About the Author

James Tyrrell

Photographic Guide/Media Team

James had hardly touched a camera when he came to Londolozi, but his writing skills were well developed, and he was quickly snapped up by the Londolozi blog team as a result. An environment rich in photographers helped him develop the photographic skills ...

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15 Comments

on How to Photograph Stars

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Marinda Drake
Master Tracker

James thank you for this lesson. I always admire the photos taken of the night sky, never tried it. Going to try it next time I am in the bush.

Me, too!

James Souchon
Field Guide

We will definitely try in August next year!

Callum Evans
Guest contributor

This post is so helpful, my star shots are often quite blurry. I often don’t get to use my tripod, so that’s probably why. The lens I use for these shots is a 18-55mm, so what would the focal length be in that case (55?) and what would be the right amount of time to get star trails?

Lucie Easley
Senior Digital Ranger

Thanks for the information and for the photos in this blog bringing out the beauty of the night.

Judy Hayden
Explorer

Oh my. Those are absolutely breathtaking. I save many of the blogs and picture you and your fellow adventurers send because I don’t want to forget the memory of a beautiful site or lost member of the animal kingdom. Even tho the animals are gone, I can look at the pictures over and over, I am inspired by their beauty. These pictures- you out did yourself. These I will save and share. We don’t have that kind of skies in Corpus Christi, Texas. Thank you

A B
Explorer

wow interesting, I love taking scenic photography so this is great! Many thanks

Ethan Snow
Explorer

Astronomy is favorite field and I am currently having a degree in it. And I love photographing the stars. And I love your photographs and ideas. Thanks

Jeff Rodgers
Senior Digital Ranger

Great post and easy to understand . . . definitely on my list of things to try when I again visit Londolozi in February.

Denise Vouri
Digital Tracker

Great tips James. I’ve found that using a shutter release cord helps prevent shake not only when using a tripod but also when hand holding. One could also use a remote. I was advised not to bring a tripod when traveling in game reserves.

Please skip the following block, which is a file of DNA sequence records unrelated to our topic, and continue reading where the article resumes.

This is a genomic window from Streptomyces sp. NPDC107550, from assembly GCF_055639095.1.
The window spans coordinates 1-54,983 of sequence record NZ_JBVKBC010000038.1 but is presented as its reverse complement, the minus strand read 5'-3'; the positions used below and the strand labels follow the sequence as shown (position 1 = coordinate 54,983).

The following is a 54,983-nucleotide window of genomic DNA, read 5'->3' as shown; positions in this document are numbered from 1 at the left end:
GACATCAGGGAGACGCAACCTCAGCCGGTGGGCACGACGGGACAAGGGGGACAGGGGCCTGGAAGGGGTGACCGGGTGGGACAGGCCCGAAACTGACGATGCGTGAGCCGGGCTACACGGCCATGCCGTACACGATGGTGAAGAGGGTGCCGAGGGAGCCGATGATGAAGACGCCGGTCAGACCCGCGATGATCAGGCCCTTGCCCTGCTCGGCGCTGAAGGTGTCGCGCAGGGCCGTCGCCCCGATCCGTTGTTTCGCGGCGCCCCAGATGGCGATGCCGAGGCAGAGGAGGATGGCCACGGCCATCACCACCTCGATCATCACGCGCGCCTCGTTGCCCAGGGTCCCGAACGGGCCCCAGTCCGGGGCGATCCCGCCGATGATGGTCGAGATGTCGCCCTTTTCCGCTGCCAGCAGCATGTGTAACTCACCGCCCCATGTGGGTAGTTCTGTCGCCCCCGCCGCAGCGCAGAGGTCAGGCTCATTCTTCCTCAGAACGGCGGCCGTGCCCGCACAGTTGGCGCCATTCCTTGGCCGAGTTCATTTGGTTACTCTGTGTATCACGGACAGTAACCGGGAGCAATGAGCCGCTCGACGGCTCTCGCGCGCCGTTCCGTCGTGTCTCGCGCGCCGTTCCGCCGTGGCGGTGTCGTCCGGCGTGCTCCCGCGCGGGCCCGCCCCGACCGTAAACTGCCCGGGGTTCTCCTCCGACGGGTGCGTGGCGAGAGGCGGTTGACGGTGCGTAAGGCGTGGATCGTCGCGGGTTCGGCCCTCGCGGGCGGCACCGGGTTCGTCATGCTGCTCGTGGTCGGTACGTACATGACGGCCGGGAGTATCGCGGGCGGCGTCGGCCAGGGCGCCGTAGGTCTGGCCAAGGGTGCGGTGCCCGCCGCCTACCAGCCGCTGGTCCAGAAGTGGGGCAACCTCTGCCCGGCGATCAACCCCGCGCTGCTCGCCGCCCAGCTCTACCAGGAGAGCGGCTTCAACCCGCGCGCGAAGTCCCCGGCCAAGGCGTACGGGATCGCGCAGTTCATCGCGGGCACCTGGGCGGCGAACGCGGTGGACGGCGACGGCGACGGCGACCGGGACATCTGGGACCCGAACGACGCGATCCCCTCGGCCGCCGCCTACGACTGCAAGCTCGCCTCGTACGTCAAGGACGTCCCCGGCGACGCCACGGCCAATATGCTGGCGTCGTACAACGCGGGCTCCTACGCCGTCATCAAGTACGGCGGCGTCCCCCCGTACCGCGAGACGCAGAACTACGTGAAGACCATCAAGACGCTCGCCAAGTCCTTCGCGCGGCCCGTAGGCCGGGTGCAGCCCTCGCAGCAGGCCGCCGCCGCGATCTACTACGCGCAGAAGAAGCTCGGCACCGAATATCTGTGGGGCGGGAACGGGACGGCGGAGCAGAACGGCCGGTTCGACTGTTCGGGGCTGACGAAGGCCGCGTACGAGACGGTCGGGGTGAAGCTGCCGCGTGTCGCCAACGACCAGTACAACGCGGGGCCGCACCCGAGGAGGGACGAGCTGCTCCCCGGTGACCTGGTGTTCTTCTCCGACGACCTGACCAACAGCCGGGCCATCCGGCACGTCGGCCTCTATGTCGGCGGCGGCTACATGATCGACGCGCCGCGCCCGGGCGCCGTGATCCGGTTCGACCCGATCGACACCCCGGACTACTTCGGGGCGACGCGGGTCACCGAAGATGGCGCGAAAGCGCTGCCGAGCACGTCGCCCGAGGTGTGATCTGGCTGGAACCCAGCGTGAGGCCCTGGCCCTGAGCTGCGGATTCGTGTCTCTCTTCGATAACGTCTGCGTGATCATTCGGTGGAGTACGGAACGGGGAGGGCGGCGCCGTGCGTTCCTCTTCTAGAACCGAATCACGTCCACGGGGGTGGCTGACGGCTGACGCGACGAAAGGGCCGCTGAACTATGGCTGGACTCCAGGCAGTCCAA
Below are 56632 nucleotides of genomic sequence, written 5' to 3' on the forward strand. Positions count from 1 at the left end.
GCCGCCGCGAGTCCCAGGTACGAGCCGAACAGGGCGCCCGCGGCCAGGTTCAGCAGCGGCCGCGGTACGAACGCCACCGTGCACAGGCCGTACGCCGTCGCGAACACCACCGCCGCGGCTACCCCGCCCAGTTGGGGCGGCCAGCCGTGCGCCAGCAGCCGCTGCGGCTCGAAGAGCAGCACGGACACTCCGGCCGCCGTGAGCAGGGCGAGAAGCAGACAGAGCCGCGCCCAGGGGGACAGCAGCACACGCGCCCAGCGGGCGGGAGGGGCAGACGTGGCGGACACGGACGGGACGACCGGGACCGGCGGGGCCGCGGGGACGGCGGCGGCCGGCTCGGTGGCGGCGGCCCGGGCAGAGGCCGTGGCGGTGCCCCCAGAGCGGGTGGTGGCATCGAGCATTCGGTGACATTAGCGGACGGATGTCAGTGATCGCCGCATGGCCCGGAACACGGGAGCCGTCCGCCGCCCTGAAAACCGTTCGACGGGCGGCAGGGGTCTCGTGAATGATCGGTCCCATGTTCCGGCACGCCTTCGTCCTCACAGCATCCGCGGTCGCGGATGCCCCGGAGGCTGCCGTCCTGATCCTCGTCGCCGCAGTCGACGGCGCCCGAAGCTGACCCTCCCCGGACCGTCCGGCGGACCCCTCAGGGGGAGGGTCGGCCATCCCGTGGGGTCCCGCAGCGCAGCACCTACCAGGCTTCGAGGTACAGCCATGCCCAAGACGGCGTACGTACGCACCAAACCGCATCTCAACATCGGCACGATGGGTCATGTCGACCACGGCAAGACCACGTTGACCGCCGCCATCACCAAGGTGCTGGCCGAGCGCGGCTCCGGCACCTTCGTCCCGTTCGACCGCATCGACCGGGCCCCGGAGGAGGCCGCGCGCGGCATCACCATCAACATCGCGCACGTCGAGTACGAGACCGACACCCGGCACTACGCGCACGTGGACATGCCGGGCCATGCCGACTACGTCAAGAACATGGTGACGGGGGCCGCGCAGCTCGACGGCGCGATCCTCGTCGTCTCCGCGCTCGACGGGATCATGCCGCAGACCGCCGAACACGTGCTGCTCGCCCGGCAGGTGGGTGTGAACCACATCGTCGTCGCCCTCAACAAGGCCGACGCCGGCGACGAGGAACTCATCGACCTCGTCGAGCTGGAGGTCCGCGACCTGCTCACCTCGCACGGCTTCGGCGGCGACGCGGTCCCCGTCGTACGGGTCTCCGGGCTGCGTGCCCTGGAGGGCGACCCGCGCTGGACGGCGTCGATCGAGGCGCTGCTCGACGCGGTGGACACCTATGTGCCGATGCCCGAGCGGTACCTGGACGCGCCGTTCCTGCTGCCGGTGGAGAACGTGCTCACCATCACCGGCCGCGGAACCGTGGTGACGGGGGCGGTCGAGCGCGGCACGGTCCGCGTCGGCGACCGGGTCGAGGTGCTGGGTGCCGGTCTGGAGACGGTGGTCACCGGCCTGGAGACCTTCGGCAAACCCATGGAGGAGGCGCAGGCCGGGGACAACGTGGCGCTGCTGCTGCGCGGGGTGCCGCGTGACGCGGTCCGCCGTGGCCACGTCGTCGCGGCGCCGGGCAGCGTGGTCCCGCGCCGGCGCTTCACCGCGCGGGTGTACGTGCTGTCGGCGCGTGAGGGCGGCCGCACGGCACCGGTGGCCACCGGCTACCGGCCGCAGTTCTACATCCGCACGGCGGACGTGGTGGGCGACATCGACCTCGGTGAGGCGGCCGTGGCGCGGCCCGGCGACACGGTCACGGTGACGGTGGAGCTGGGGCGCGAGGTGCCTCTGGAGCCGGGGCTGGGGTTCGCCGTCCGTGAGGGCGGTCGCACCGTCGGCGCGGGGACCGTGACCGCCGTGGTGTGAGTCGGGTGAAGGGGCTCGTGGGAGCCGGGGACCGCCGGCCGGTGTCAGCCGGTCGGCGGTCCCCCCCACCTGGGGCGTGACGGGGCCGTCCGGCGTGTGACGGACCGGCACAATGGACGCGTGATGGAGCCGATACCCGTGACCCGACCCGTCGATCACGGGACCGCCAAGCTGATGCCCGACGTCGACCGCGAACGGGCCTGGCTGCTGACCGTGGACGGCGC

Amy Attenborough
Media Team

Hi Denise. Tripods can be cumbersome on safari and a bit of a mission to travel with which may be why you’ve been advised against it. You could always rent one from the photographic studio here at Londolozi though so that you don’t need to carry it with you 🙂 Hope that helps! All my best, Amy

Michael Kalm
Explorer

Thanks also for the lesson. I recently took some star pictures in Torrey, Utah and I made some newbie errors. The most egregious was forgetting to turn off vibration control on my lens. I was also advised to use “mirror-up” setting, and allow some time for the mirror to “settle” before taking the shot. How much time do you allow for the mirror to “settle” if you are using mirror up?

Joanne Wadsworth
Senior Digital Ranger

I thought there would be only one gasp when seeing your image on Londolozi’s FaceBook page, only to open the blog! Heartfelt thanks James for your willingness to share your knowledge in detail so that we, who have never successfully shot the heavens, can now do so with a small degree of confidence. I’m going to try … you’ve made my day! Thanks!

Eulalia Angédu
Explorer

James,thanks for the tutorial instructs.They will surely be very helpful in taking an unimaginable picture.Good work.

Gawie Jordaan
Digital Ranger

Hi James. This is extremely helpful! I am very glad that I got to read this! Is there a way to save a blog to one’s profile to be able to access it later on again? Thank you. GJ

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